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July 30, 1886
I get all shivery remembering our ill-fated honeymoon trip into the Yosemite wilderness. Even if Riley and I had known about the various things that can go wrong, could we have prevented them? Here’s my list just to remember in case I ever get such a crazy notion to venture into that valley (or the mountain trails) again. I wonder how many people will lose their lives in the years and decades to come, even after Yosemite becomes a national park, like the government intends.
A Summer Storm
A summer storm in the Sierras is a dangerous weather event. The clouds roll in as fast as a thundering locomotive. Dark, low clouds, thunder, lightening. All rolled together into a terrifying combination. Then the wind started up, nearly blowing me off the trail. If that wasn’t enough, torrents of rain fell in sheets so thick Riley and I could not see a few feet in front of us. A gray curtain fell. A cold, wet, blowing gray curtain. Worse, our packhorse, Molly, shivered in fright. Riley barely pulled off a couple of blankets and the canvas tent before she hightailed it off the trail to parts unknown. Slipping and sliding, we made it to a cleft in the rock.
Exodus 33 – I will put you in the cleft of the rock, and will cover you with My hand . . .
Riley and I felt covered and safe from the storm’s blast, but we did not feel warm and dry. Most summer Sierra storms race through, dump their rain, and move deeper into the mountains. This storm stalled over us and continued for a few hours. Needless to say, a piece of canvas is not total protection from the water.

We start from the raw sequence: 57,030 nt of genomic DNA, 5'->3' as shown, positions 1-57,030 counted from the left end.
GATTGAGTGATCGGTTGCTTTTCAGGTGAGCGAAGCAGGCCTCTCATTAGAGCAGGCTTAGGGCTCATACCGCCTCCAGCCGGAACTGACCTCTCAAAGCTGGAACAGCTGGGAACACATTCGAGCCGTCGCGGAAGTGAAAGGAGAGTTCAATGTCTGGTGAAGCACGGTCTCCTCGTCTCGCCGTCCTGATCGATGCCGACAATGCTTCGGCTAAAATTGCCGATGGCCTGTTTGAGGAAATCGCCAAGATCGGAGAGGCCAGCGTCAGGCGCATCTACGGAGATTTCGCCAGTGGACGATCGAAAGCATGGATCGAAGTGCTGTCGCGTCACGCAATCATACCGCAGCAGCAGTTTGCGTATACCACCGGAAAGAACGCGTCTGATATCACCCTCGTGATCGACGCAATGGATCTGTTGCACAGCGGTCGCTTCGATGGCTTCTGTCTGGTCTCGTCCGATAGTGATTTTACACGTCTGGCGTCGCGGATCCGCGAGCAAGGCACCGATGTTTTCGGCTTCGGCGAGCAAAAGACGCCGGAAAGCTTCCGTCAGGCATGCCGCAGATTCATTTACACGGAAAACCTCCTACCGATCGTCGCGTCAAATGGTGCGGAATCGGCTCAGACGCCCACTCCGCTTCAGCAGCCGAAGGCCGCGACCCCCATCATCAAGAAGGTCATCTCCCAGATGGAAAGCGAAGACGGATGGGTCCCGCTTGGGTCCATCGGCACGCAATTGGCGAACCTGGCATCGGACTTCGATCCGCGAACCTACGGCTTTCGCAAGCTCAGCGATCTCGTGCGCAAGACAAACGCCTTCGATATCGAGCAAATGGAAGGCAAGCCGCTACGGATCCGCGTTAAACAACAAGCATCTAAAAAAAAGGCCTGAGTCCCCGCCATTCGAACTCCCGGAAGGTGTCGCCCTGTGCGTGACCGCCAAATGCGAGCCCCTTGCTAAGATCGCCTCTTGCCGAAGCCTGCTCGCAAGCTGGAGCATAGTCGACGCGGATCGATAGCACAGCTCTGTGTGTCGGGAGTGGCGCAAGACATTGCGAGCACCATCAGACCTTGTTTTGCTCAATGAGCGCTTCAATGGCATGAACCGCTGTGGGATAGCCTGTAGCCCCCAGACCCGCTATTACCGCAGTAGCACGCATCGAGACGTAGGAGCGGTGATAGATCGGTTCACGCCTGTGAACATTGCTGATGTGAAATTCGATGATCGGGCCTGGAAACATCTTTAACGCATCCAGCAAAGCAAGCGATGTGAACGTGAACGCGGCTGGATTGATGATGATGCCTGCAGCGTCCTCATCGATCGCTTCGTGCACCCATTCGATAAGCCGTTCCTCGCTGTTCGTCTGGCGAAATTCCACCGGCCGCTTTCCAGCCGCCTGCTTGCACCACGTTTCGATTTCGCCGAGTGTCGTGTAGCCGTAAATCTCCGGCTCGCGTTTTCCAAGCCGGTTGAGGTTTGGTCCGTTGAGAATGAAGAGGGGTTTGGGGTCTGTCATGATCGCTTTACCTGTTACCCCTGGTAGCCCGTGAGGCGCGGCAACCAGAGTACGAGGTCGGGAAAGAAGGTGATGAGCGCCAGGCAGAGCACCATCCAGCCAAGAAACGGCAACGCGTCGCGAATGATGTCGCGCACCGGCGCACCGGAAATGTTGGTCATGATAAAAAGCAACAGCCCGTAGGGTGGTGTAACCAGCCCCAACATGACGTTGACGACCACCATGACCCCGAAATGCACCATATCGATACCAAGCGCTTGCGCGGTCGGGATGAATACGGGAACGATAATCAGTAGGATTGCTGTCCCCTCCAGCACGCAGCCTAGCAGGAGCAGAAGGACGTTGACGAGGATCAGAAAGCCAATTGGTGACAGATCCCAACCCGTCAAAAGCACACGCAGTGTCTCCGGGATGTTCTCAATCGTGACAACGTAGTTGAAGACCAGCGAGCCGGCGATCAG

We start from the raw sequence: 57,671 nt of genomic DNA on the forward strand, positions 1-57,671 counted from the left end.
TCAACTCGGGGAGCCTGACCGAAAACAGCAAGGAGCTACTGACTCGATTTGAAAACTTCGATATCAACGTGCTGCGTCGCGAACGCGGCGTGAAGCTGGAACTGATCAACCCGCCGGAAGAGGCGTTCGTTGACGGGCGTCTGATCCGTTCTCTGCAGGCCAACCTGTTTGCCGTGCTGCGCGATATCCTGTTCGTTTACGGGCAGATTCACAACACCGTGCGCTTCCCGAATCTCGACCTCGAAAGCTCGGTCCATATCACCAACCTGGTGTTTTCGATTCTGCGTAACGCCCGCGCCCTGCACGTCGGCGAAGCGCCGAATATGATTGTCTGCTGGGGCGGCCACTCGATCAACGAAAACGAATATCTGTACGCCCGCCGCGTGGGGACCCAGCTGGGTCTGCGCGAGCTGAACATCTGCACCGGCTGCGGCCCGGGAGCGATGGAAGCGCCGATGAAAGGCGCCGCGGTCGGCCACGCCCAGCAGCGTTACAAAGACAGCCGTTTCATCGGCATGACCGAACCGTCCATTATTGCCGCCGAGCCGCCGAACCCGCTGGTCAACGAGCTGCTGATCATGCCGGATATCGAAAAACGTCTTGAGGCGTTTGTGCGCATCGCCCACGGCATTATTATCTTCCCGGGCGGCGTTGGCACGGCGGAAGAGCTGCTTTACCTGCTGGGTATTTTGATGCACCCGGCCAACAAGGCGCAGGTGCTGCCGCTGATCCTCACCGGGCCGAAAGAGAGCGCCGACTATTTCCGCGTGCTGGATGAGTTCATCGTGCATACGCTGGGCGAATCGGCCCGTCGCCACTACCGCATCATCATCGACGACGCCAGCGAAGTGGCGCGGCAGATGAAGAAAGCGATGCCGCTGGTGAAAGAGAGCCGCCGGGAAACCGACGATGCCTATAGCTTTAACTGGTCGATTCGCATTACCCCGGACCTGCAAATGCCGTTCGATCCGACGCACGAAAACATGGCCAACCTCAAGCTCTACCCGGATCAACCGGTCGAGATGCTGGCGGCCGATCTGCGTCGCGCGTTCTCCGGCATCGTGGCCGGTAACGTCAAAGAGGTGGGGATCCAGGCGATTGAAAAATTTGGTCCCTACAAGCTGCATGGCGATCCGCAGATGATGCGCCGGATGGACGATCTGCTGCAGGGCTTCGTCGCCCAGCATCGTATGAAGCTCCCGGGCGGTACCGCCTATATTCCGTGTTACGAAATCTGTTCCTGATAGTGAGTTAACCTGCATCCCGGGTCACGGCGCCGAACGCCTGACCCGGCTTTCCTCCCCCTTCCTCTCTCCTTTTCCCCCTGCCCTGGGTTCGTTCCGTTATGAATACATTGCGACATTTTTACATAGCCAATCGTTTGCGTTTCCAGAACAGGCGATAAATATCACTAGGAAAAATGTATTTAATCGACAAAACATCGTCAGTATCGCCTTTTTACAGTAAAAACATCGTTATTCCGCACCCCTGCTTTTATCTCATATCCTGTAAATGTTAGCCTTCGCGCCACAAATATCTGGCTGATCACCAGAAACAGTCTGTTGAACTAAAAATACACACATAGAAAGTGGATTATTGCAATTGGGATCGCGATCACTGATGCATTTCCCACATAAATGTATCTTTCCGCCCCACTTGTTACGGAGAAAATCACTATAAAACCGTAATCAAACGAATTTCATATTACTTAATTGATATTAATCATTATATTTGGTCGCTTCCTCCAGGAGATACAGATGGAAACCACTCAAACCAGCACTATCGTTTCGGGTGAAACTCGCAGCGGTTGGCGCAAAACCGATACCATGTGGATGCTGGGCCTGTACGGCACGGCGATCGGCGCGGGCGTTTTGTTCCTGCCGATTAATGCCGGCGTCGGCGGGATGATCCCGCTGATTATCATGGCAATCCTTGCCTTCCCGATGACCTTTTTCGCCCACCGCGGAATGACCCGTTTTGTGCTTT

Even though Riley and I could see our destination (Vernal Falls) from where we stood in the wilderness, getting down there without a marked trail was another story. (The trail had washed away in the violent summer storm.) Once we hiked to a lower elevation, the trees hid the view. I thought we would wander around Yosemite and starve to death. Then, we stumbled across a different creek, one we knew headed for the valley. Hurrah! Or not.
No Way Down
When we found Illilouette Creek, Riley and I rejoiced. We knew the creek made its way back down into the Yosemite Valley. What we did not know know until we peered over the edge was that the creek fell over a 300-foot drop off with no way down the slippery, shale slopes and no trail around the falls We had to backtrack to find another way down.
Stay tuned for our further adventures, coming soon.